On Kafka

from SHADES OF THE DEPARTED: Piercing Kafka

Last night I began reading Kafka’s The Trial. Though I plan on finishing this unfinished novel, I was immediately struck by the cold isolation of the world icing its lead character, Josef K. into a prison of immediate world-changing despair, only in the first few pages. It is an atmosphere of desolation and dread that I innately responded to for I have been there too, of being plunged into a situation beyond one’s control, of stepping from the comfort shallows into the icy deep of uncertainty is as uncomfortable as it is familiar.

How did I avoid Kafka so long?

I feel and have felt that reading any translation is already one step removed from the mother text. I have avoided Proust, Japanese haiku, Homer and others… at least from serious study because I feel that I am reading someone else’s book and not that of the original author. Yet, still, I go there from time… I despair at not being able to read Dostoevsky in his original Slavic tongue, or Tolstoy and others. Nuances of not only the language are gone, but also the writing form of the author now recalibrated for another audience of another tongue, another time and a distant sensibility. Therefore it is compromised.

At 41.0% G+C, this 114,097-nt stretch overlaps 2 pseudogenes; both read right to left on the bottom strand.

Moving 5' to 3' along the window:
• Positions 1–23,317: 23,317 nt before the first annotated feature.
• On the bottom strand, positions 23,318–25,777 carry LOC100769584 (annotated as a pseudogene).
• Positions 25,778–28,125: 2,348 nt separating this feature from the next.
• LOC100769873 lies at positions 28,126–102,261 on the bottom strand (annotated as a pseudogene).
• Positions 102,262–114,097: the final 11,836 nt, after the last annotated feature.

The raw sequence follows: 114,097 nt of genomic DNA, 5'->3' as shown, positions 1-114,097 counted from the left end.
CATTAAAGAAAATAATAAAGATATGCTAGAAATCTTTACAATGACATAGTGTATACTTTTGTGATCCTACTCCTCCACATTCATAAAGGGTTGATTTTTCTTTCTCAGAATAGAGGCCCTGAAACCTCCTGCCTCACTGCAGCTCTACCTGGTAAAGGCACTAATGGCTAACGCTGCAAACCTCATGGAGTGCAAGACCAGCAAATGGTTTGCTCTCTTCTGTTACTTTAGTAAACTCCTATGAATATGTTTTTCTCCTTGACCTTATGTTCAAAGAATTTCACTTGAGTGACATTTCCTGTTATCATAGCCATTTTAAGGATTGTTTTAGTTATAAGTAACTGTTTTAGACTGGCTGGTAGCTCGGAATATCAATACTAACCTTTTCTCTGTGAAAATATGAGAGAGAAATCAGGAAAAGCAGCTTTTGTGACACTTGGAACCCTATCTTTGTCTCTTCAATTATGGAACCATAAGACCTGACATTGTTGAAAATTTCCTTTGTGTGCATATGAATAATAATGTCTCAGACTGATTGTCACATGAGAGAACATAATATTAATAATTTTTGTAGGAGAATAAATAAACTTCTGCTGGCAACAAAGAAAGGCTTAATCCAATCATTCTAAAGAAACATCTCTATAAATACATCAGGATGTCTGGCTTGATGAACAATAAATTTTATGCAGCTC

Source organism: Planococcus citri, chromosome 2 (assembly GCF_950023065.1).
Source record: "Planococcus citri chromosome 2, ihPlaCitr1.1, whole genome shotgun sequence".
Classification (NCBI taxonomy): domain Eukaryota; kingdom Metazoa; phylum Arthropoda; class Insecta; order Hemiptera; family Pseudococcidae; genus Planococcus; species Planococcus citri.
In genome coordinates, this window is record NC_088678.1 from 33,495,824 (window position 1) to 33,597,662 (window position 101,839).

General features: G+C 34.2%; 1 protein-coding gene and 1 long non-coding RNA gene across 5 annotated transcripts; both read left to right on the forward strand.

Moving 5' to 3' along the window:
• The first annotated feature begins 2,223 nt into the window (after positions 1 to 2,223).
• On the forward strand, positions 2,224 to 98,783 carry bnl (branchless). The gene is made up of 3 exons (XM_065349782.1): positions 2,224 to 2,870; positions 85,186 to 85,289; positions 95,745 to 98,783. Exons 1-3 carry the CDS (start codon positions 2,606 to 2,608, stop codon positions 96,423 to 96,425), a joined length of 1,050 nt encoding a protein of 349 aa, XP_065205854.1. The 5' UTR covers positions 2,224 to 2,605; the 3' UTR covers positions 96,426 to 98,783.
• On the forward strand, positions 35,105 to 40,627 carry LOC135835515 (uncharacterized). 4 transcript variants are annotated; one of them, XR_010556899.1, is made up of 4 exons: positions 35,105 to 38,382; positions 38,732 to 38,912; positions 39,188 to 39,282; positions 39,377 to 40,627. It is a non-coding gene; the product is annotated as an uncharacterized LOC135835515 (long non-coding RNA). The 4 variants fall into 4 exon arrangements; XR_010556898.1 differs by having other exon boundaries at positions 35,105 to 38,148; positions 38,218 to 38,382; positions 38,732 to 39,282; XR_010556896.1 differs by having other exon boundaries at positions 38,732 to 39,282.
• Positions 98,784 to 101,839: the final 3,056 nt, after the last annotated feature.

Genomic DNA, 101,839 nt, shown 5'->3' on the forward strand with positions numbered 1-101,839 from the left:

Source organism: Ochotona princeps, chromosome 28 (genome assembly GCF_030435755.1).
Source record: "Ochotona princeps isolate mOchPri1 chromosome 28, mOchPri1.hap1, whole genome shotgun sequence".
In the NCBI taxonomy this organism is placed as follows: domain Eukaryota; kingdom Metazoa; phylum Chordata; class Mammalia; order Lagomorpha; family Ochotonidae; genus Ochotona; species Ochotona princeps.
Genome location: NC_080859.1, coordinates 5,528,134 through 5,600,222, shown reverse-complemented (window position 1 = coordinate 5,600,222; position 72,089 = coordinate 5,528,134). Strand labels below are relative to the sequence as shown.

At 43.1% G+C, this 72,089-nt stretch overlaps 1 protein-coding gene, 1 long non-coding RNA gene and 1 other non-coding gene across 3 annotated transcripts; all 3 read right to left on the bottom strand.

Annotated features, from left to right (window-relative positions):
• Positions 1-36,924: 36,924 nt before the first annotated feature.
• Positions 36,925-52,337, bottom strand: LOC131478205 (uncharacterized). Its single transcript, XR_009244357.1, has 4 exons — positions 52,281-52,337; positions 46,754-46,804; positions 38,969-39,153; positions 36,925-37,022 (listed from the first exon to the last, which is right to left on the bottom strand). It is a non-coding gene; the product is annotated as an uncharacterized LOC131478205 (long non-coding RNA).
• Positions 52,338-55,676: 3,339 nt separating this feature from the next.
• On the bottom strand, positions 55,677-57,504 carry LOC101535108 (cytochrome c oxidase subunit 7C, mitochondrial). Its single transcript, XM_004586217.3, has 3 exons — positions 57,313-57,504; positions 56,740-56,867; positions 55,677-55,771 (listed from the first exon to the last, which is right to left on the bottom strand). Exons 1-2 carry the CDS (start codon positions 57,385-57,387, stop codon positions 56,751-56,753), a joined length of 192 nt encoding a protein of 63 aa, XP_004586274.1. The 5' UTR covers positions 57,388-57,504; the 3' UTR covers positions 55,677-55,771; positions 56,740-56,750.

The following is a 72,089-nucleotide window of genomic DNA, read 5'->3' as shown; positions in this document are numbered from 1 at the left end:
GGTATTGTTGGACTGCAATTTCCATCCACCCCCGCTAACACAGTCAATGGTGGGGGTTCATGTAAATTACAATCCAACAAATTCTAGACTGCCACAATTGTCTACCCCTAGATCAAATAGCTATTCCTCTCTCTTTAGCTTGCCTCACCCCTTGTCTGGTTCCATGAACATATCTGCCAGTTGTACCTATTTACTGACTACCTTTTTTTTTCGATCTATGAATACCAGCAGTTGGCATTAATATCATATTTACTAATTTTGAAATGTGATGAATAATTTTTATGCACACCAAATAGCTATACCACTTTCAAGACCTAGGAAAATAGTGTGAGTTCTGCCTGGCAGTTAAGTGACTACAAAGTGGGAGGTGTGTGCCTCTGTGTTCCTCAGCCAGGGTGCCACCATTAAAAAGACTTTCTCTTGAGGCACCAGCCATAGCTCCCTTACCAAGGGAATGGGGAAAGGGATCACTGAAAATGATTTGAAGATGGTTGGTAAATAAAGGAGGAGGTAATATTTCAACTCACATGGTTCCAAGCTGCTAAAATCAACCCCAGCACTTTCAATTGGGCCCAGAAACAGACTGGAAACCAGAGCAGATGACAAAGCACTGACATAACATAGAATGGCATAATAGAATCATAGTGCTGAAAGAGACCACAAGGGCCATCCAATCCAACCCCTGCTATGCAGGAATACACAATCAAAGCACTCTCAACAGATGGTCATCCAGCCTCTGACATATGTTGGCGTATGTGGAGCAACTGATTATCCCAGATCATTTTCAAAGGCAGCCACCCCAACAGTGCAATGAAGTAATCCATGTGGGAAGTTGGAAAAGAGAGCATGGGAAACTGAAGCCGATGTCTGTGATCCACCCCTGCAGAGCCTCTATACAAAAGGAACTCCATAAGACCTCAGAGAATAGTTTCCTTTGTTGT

But that is just opinion.

It has not stopped me from reading these books, just not delving into them with an inquisitive eye toward form and style. The buried detritus of authorial thought remains, like the sea wrack of a storm tide that washes its refuse to the shore.

To return to Kafka:

This lack of control of one’s life does not reside within the scope of the law solely, but of differences toward all matters of opposition. This could be the bureaucratic firewalls isolating its invested parties from its better interests, or of our fractured social structures imbued with a secular neuroses inhibiting us to react out of a native instinct that is shunned and forever frowned upon. It is to act with soul-crushing spirit-killing pragmatism, and so the first ten pages or so of The Trial caused me to immediately identify with the conflict at hand, perceiving it as a causal conflict exacerbated by oppressive manmade forces serving to disorient and destroy the placid fluctuating soul of mankind.

Doing good isn’t good enough.

The Being that does good is thought of as good for nothing. There rings no bell to arrest the sleeping dog’s attention, but only that to thwart and inhibit the soul’s natural progression to serve and sublimate. In that instance of reading The Trial, it caused my self to be drawn into the absurdist conflict of Josef K.

and this…

Many of the shades of the departed busy themselves entirely with lapping at the waters of the Acheron, because it comes from us and still carries the salt tang of our seas. This causes the river to coil with revulsion, and even to reverse its course, and so to wash the dead back to life. they are perfectly happy, and sing choruses of gratitude, and caress the indignant river. [Hofmann]

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